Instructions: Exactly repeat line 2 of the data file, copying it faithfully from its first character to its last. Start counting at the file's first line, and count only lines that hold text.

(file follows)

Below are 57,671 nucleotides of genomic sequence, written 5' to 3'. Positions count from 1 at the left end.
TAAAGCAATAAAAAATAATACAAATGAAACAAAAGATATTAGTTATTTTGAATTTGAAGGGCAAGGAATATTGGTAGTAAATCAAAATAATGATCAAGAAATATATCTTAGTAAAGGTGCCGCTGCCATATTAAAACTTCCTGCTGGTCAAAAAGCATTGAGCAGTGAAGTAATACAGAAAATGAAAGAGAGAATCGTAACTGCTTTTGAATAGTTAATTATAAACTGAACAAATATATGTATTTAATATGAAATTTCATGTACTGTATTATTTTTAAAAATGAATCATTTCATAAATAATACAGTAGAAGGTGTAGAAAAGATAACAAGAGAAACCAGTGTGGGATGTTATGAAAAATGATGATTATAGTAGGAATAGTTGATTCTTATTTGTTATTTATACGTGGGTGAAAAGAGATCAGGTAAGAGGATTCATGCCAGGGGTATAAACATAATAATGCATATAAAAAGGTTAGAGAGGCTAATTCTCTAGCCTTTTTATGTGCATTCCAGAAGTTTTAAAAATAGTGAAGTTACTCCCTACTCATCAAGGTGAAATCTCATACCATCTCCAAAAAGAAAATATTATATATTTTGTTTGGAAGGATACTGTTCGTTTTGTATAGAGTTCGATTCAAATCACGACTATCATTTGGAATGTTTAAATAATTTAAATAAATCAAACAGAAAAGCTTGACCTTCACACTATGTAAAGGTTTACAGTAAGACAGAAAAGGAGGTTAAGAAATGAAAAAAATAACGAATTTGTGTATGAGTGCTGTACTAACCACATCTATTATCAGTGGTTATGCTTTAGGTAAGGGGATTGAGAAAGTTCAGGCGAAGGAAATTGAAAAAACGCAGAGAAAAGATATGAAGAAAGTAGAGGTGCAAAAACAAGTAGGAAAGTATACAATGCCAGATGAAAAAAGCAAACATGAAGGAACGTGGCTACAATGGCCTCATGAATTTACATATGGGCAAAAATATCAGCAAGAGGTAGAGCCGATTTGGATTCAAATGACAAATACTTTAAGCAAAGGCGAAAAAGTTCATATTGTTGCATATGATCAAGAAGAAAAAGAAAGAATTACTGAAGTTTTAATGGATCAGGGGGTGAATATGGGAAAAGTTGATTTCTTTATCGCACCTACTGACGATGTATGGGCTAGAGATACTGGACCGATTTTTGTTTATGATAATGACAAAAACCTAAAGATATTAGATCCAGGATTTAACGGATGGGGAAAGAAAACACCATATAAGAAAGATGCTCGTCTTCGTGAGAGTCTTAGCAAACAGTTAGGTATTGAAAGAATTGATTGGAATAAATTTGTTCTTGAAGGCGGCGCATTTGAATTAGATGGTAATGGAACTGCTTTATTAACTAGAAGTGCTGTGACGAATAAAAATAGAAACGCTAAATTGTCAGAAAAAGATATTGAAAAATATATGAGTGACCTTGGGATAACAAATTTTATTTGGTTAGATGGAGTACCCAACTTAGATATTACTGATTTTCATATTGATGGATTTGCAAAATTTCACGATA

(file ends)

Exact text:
TAAAGCAATAAAAAATAATACAAATGAAACAAAAGATATTAGTTATTTTGAATTTGAAGGGCAAGGAATATTGGTAGTAAATCAAAATAATGATCAAGAAATATATCTTAGTAAAGGTGCCGCTGCCATATTAAAACTTCCTGCTGGTCAAAAAGCATTGAGCAGTGAAGTAATACAGAAAATGAAAGAGAGAATCGTAACTGCTTTTGAATAGTTAATTATAAACTGAACAAATATATGTATTTAATATGAAATTTCATGTACTGTATTATTTTTAAAAATGAATCATTTCATAAATAATACAGTAGAAGGTGTAGAAAAGATAACAAGAGAAACCAGTGTGGGATGTTATGAAAAATGATGATTATAGTAGGAATAGTTGATTCTTATTTGTTATTTATACGTGGGTGAAAAGAGATCAGGTAAGAGGATTCATGCCAGGGGTATAAACATAATAATGCATATAAAAAGGTTAGAGAGGCTAATTCTCTAGCCTTTTTATGTGCATTCCAGAAGTTTTAAAAATAGTGAAGTTACTCCCTACTCATCAAGGTGAAATCTCATACCATCTCCAAAAAGAAAATATTATATATTTTGTTTGGAAGGATACTGTTCGTTTTGTATAGAGTTCGATTCAAATCACGACTATCATTTGGAATGTTTAAATAATTTAAATAAATCAAACAGAAAAGCTTGACCTTCACACTATGTAAAGGTTTACAGTAAGACAGAAAAGGAGGTTAAGAAATGAAAAAAATAACGAATTTGTGTATGAGTGCTGTACTAACCACATCTATTATCAGTGGTTATGCTTTAGGTAAGGGGATTGAGAAAGTTCAGGCGAAGGAAATTGAAAAAACGCAGAGAAAAGATATGAAGAAAGTAGAGGTGCAAAAACAAGTAGGAAAGTATACAATGCCAGATGAAAAAAGCAAACATGAAGGAACGTGGCTACAATGGCCTCATGAATTTACATATGGGCAAAAATATCAGCAAGAGGTAGAGCCGATTTGGATTCAAATGACAAATACTTTAAGCAAAGGCGAAAAAGTTCATATTGTTGCATATGATCAAGAAGAAAAAGAAAGAATTACTGAAGTTTTAATGGATCAGGGGGTGAATATGGGAAAAGTTGATTTCTTTATCGCACCTACTGACGATGTATGGGCTAGAGATACTGGACCGATTTTTGTTTATGATAATGACAAAAACCTAAAGATATTAGATCCAGGATTTAACGGATGGGGAAAGAAAACACCATATAAGAAAGATGCTCGTCTTCGTGAGAGTCTTAGCAAACAGTTAGGTATTGAAAGAATTGATTGGAATAAATTTGTTCTTGAAGGCGGCGCATTTGAATTAGATGGTAATGGAACTGCTTTATTAACTAGAAGTGCTGTGACGAATAAAAATAGAAACGCTAAATTGTCAGAAAAAGATATTGAAAAATATATGAGTGACCTTGGGATAACAAATTTTATTTGGTTAGATGGAGTACCCAACTTAGATATTACTGATTTTCATATTGATGGATTTGCAAAATTTCACGATA